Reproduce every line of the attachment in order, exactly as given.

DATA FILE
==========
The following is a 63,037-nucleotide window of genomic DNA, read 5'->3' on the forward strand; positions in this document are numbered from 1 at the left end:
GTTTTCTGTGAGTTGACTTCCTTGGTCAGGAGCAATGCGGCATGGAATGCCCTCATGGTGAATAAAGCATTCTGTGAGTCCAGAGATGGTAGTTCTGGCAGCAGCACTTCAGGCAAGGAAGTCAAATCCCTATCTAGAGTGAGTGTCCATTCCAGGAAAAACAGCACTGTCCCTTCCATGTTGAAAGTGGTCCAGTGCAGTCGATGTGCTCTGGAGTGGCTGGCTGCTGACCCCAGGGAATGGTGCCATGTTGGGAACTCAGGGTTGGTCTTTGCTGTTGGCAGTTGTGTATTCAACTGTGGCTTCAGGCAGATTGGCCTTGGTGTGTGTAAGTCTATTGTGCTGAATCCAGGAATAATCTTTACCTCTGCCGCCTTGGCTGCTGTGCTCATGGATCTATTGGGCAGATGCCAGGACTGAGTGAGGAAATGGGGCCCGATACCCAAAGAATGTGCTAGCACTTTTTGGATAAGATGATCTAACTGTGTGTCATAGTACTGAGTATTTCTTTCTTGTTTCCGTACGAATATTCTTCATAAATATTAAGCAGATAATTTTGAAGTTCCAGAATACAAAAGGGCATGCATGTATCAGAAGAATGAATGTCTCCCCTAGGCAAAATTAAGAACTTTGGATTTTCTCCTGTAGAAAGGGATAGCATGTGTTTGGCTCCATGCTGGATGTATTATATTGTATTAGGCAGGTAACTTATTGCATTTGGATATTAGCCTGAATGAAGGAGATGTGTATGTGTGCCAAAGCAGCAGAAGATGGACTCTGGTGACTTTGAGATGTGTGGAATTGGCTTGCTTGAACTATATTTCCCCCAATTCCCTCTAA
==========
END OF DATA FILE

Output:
The following is a 63,037-nucleotide window of genomic DNA, read 5'->3' on the forward strand; positions in this document are numbered from 1 at the left end:
GTTTTCTGTGAGTTGACTTCCTTGGTCAGGAGCAATGCGGCATGGAATGCCCTCATGGTGAATAAAGCATTCTGTGAGTCCAGAGATGGTAGTTCTGGCAGCAGCACTTCAGGCAAGGAAGTCAAATCCCTATCTAGAGTGAGTGTCCATTCCAGGAAAAACAGCACTGTCCCTTCCATGTTGAAAGTGGTCCAGTGCAGTCGATGTGCTCTGGAGTGGCTGGCTGCTGACCCCAGGGAATGGTGCCATGTTGGGAACTCAGGGTTGGTCTTTGCTGTTGGCAGTTGTGTATTCAACTGTGGCTTCAGGCAGATTGGCCTTGGTGTGTGTAAGTCTATTGTGCTGAATCCAGGAATAATCTTTACCTCTGCCGCCTTGGCTGCTGTGCTCATGGATCTATTGGGCAGATGCCAGGACTGAGTGAGGAAATGGGGCCCGATACCCAAAGAATGTGCTAGCACTTTTTGGATAAGATGATCTAACTGTGTGTCATAGTACTGAGTATTTCTTTCTTGTTTCCGTACGAATATTCTTCATAAATATTAAGCAGATAATTTTGAAGTTCCAGAATACAAAAGGGCATGCATGTATCAGAAGAATGAATGTCTCCCCTAGGCAAAATTAAGAACTTTGGATTTTCTCCTGTAGAAAGGGATAGCATGTGTTTGGCTCCATGCTGGATGTATTATATTGTATTAGGCAGGTAACTTATTGCATTTGGATATTAGCCTGAATGAAGGAGATGTGTATGTGTGCCAAAGCAGCAGAAGATGGACTCTGGTGACTTTGAGATGTGTGGAATTGGCTTGCTTGAACTATATTTCCCCCAATTCCCTCTAA